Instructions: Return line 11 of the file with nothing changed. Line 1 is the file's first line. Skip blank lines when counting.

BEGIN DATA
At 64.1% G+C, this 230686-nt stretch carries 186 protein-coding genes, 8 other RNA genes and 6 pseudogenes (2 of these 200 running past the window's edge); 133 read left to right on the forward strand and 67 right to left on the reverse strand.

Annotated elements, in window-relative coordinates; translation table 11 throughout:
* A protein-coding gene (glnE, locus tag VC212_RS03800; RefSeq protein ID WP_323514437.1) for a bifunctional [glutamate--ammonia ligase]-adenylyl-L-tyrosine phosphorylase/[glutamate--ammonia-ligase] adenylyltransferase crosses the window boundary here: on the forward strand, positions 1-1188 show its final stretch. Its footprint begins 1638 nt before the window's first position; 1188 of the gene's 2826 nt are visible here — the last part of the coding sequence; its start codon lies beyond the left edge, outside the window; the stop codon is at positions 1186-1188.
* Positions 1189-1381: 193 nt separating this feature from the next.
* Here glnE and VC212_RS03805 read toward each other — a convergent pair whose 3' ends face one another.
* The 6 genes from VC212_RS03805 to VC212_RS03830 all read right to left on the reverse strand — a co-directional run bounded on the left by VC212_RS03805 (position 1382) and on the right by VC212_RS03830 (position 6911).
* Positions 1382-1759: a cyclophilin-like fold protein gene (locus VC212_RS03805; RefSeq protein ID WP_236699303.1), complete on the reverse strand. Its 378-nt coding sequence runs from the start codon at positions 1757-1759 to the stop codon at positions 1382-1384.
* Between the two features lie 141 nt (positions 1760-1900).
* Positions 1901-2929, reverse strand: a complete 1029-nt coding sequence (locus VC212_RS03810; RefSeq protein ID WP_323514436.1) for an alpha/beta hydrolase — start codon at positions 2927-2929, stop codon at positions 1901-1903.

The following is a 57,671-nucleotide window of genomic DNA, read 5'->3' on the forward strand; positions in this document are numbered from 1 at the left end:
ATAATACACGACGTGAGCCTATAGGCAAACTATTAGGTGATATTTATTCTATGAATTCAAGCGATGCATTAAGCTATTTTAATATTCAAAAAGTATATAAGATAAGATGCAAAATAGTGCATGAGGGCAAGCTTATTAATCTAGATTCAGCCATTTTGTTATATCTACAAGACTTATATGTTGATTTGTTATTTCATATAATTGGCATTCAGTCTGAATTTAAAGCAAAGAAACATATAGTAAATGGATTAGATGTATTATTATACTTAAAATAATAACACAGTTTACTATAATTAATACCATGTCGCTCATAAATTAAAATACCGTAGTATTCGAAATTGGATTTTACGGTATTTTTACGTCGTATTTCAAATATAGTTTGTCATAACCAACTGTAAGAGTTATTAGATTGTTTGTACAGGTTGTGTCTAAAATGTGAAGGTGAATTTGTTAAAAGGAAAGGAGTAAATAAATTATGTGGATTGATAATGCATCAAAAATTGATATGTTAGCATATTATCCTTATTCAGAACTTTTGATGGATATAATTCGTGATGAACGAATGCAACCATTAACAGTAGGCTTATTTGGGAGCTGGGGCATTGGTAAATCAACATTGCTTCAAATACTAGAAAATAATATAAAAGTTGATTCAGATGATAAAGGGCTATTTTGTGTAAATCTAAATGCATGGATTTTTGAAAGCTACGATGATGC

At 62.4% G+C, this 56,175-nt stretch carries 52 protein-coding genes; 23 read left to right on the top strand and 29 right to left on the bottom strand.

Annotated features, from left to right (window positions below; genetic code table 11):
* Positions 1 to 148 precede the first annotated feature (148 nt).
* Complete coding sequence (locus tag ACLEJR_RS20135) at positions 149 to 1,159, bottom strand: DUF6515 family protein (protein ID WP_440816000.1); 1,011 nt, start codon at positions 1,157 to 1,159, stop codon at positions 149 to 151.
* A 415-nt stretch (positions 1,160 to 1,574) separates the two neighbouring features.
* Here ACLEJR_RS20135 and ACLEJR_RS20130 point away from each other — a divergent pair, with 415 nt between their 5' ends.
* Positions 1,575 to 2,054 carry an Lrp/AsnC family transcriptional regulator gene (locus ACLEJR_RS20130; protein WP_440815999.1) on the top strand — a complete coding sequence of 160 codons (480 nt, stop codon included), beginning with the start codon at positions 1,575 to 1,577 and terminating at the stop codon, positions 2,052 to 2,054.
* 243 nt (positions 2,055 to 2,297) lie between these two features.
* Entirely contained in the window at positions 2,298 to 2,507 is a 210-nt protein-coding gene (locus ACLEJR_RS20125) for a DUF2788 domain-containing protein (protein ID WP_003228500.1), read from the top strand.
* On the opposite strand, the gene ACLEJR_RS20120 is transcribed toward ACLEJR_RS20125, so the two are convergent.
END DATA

ATAATACACGACGTGAGCCTATAGGCAAACTATTAGGTGATATTTATTCTATGAATTCAAGCGATGCATTAAGCTATTTTAATATTCAAAAAGTATATAAGATAAGATGCAAAATAGTGCATGAGGGCAAGCTTATTAATCTAGATTCAGCCATTTTGTTATATCTACAAGACTTATATGTTGATTTGTTATTTCATATAATTGGCATTCAGTCTGAATTTAAAGCAAAGAAACATATAGTAAATGGATTAGATGTATTATTATACTTAAAATAATAACACAGTTTACTATAATTAATACCATGTCGCTCATAAATTAAAATACCGTAGTATTCGAAATTGGATTTTACGGTATTTTTACGTCGTATTTCAAATATAGTTTGTCATAACCAACTGTAAGAGTTATTAGATTGTTTGTACAGGTTGTGTCTAAAATGTGAAGGTGAATTTGTTAAAAGGAAAGGAGTAAATAAATTATGTGGATTGATAATGCATCAAAAATTGATATGTTAGCATATTATCCTTATTCAGAACTTTTGATGGATATAATTCGTGATGAACGAATGCAACCATTAACAGTAGGCTTATTTGGGAGCTGGGGCATTGGTAAATCAACATTGCTTCAAATACTAGAAAATAATATAAAAGTTGATTCAGATGATAAAGGGCTATTTTGTGTAAATCTAAATGCATGGATTTTTGAAAGCTACGATGATGC